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Toys R Us Going Bankrupt Partially Due to Low Birth Rates

Earlier this month, Toys R Us announced that it is  either closing or selling all of its stores. The iconic kids toy store familiar to so many families is closing down after over 70 years in business.

According to court documents filed Thursday, March 15th, Toys R Us is closing down or selling all of its 735 locations in the United States, in the process also laying off roughly 31,000 workers, according to CNNMoney. The company will attempt to keep its stores operating outside of the United States in business for the time being.

The closure comes after Toys R Us filed bankruptcy last September in an attempt to get rid of about $5 billion in debt and reinvest money in their stores. That attempt obviously didn’t work, so in January, the company announced that it would close 182 stores. Toys R Us’ holiday season was terrible, well below their worst projections, and only one fourth of the revenue they brought in from their previous year’s holiday season.

“Everything is up for sale,” Toys “R” Us CEO David Brandon told employees on a conference call Wednesday, according to CNNMoney. “All of these assets are available. Someone can literally buy these assets, and if they are willing to pay one more dollar than the liquidation value of these assets then in fact it could be of interest.”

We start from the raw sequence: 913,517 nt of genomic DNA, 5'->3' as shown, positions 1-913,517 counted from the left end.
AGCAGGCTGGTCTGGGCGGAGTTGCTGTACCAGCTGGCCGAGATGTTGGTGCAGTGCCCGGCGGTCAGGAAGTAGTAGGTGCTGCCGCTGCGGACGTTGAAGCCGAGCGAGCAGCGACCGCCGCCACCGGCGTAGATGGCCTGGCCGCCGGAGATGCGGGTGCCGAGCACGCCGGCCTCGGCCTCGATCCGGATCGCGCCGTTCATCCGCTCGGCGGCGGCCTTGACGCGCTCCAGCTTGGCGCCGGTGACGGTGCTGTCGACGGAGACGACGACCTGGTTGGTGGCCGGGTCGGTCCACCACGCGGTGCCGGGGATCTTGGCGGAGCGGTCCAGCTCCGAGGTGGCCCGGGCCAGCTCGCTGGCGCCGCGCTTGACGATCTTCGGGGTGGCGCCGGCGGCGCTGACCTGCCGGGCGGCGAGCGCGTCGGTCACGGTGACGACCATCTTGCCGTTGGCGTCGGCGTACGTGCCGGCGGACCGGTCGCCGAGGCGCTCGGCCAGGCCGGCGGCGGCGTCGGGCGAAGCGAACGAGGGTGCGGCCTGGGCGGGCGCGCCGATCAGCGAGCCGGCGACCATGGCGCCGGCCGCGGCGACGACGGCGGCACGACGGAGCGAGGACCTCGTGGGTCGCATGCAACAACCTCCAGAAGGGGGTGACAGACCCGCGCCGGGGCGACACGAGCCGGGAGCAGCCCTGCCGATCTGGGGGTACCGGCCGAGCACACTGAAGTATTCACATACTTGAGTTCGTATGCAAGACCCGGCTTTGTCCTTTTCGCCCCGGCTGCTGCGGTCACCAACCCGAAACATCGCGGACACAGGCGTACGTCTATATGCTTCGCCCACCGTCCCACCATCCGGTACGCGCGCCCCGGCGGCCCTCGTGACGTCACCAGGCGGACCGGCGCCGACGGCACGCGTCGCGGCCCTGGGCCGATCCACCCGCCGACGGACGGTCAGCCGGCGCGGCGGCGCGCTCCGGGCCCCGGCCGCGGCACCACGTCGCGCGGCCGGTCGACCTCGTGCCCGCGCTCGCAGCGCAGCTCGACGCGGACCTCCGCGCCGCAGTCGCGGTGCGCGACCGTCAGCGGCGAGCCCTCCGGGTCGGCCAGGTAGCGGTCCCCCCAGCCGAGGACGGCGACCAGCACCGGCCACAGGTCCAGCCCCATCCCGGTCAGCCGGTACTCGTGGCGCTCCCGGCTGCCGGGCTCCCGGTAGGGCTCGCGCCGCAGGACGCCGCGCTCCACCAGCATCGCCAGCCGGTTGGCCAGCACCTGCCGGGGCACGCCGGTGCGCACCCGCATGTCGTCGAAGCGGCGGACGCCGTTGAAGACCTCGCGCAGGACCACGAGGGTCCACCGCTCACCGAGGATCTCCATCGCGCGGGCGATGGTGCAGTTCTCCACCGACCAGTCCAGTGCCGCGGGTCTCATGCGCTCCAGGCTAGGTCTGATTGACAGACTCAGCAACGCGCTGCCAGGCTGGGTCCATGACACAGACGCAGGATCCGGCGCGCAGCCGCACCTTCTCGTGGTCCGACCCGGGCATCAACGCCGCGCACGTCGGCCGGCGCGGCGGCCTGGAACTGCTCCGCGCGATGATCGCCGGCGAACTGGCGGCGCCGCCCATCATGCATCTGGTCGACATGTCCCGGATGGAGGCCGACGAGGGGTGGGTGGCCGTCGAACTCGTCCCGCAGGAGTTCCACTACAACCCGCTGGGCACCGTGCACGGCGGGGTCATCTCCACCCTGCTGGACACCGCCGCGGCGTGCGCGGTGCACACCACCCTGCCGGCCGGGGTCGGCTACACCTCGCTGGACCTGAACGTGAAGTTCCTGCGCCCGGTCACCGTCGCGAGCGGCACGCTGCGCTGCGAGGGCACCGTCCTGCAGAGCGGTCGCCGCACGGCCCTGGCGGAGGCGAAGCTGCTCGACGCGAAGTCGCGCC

CNNMoney notes that part of Toys R Us diminishing success in the digital world was keeping a specialty store in operation when up against online alternatives like Amazon, Walmart, and Target.

But Toys R Us also specifically stated that low birth rates in the United States were a significant contributing factor leading to the bankruptcy and closure of the family toy store. Toys R Us noted:

The decrease of birthrates in countries where we operate could negatively affect our business. Most of our end-customers are newborns and children and, as a result, our revenue are dependent on the birthrates in countries where we operate. In recent years, many countries’ birthrates have dropped or stagnated as their population ages, and education and income levels increase. A continued and significant decline in the number of newborns and children in these countries could have a material adverse effect on our operating results.

The Washington Post points out, “It may not have been the biggest existential threat confronting Geoffrey the Giraffe (the store’s mascot), but it’s the one with the broadest implications outside of the worlds of toys and malls.” WaPo concludes with this warning, “In the end, Toys R Us will just have been the first of many businesses of all descriptions facing the same hard demographic truth: Economic growth is extremely difficult without population growth.”

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